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Bury St Edmunds allotment-holders targeted by thieves as reminder issued to check plots

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Allotment-holders in Bury St Edmunds are being urged to report any problems to the town council and police after some gardeners spoke of their plots being raided.

Bury Town Council said it had not been made aware of any reported thefts for more than 12 months, however one allotment-holder at the Cotton Lane site said entire crops had been taken while others said beans, cabbages and strawberries had been raided recently.

Nicola Miller, who has held an allotment at Cotton Lane for many years, said: "Over the last two decades we've had regular incidents of theft and damage to our allotment shed, but it seems to be more brazen now.

Cotton Lane allotments in Bury St Edmunds. Picture: Mark Westley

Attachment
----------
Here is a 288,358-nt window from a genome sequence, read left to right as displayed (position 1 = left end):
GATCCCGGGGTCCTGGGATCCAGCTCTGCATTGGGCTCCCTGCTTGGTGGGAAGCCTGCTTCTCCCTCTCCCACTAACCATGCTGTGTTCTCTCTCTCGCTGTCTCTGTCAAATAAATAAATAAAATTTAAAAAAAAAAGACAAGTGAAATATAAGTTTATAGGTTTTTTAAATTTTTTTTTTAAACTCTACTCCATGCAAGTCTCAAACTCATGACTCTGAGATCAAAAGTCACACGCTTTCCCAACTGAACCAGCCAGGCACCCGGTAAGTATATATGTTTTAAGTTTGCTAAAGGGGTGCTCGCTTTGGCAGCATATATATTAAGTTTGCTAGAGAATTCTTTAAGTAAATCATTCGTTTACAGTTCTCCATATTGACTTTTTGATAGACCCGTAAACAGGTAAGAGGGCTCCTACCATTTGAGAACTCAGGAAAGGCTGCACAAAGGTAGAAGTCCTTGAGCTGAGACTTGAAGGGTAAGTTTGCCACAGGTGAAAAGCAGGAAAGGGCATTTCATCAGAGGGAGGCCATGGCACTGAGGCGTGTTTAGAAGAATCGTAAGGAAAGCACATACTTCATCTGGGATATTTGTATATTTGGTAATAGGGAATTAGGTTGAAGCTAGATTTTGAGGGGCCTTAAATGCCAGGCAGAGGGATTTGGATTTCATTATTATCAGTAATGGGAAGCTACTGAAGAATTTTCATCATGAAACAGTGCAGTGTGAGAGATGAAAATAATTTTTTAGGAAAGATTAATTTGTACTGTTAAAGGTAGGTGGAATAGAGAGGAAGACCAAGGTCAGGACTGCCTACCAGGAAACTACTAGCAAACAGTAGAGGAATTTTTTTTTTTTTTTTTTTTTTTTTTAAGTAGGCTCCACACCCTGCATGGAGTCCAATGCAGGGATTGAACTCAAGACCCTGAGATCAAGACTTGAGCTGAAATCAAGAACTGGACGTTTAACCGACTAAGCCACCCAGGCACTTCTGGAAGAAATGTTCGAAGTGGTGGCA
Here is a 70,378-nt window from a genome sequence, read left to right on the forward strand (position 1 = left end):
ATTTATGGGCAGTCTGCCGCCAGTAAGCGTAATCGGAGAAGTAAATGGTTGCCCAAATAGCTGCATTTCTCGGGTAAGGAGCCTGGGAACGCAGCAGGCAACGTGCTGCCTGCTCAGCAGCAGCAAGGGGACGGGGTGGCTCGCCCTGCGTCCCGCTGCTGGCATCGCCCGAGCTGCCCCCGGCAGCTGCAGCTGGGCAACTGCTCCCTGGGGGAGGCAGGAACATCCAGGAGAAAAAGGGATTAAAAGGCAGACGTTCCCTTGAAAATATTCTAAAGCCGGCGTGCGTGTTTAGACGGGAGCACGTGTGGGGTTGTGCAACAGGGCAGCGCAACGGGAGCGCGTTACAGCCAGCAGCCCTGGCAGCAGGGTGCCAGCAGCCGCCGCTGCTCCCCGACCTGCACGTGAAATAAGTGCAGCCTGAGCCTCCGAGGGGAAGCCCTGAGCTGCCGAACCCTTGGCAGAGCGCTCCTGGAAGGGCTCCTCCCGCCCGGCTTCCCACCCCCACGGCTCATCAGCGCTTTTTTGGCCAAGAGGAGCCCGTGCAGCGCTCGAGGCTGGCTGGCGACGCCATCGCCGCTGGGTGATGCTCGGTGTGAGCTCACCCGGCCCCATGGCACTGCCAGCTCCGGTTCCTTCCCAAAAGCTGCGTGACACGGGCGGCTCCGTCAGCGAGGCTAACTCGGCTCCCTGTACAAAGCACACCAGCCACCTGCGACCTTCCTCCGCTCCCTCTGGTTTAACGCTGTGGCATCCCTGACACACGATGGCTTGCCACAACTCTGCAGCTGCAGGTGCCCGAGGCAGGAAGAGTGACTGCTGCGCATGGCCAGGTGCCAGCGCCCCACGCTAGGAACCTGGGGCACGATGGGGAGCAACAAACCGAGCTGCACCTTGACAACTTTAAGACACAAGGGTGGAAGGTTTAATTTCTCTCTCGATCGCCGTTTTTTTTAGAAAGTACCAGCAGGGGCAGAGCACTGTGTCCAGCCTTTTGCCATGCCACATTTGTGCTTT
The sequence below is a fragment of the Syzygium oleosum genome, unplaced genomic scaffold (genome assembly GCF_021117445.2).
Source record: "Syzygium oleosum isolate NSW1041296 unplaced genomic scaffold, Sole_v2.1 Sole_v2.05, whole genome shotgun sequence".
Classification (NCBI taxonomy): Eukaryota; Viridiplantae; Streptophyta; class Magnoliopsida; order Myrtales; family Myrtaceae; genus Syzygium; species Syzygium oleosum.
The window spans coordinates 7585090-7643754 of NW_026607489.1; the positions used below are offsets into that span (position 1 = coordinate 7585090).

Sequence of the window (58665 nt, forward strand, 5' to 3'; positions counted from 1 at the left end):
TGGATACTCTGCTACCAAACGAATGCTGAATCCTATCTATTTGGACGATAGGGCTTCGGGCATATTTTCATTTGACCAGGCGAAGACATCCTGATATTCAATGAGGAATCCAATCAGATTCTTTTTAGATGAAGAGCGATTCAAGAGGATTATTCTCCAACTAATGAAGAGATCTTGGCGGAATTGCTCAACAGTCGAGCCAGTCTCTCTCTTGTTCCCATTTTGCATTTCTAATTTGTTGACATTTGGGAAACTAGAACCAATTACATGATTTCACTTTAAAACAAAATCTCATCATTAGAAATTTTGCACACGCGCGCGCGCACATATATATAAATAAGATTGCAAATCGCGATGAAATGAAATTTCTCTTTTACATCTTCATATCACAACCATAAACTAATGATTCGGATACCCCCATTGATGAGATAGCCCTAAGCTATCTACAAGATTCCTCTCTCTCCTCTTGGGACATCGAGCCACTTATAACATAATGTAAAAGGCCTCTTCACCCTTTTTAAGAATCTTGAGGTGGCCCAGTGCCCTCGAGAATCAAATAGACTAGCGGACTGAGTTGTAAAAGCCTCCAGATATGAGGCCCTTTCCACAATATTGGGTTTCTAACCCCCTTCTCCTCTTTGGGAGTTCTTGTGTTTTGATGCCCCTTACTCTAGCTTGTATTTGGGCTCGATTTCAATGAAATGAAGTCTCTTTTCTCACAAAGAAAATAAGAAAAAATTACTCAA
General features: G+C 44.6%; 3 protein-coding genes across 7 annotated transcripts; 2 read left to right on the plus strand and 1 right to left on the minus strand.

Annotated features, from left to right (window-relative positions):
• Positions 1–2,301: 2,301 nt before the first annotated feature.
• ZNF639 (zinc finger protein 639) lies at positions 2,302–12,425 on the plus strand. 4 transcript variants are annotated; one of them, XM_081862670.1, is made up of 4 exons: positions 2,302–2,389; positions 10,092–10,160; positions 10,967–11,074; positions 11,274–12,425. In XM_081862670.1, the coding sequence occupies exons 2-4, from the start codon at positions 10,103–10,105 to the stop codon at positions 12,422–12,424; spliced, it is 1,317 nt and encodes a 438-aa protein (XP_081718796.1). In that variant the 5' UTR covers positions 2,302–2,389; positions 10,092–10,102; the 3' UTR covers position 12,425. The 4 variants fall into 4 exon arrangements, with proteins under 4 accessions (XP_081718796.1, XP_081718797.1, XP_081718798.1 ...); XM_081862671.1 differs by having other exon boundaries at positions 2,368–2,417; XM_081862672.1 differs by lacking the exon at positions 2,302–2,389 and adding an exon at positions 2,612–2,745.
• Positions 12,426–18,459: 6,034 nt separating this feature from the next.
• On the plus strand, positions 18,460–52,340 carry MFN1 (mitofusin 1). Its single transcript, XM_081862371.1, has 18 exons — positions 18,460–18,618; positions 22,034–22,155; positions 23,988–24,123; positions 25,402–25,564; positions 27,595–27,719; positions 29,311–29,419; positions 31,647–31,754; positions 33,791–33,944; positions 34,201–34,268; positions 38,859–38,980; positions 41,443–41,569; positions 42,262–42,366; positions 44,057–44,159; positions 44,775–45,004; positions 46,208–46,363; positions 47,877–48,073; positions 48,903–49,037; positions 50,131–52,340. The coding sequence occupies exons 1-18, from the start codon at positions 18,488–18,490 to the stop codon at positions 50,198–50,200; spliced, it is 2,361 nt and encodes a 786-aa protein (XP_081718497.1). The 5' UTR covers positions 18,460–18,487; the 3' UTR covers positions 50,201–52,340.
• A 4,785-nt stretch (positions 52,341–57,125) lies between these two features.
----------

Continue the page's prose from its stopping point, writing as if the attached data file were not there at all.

Cotton Lane allotments in Bury St Edmunds. Picture: Mark Westley

"We've lost entire crops to thieves (and we know it is humans and not muntjac or other wild animals) and I very much doubt these are being stolen by hungry people.

"I don't have a problem with someone taking a few things because they can't afford fresh fruit and veg but when you are stealing an entire bed of cauliflower that's not hunger, that's capitalism."

She said past thefts had included shed break-ins where wheelbarrows, spades, forks and hand tools were stolen.

"These are expensive to replace and have sentimental value. Financially we can take the hit now but when we first got the allotment we had five children to raise and very little money and theft hit us very hard.

"It is so dispiriting and there's so little the police can do. There are a lot of people on our site who can't afford these losses. We're not all middle-class Tom and Barbaras living the good life."

Greg Luton, town clerk, said: "We have more than 300 allotments in the town and although we haven’t been made aware of thefts of items or produce from the Cotton Lane site, we’d ask allotment holders to report any issues.

"Suffolk Police frequently remind residents that during the summer they should regularly check their allotments and sheds for disturbances and to report problems to them and us."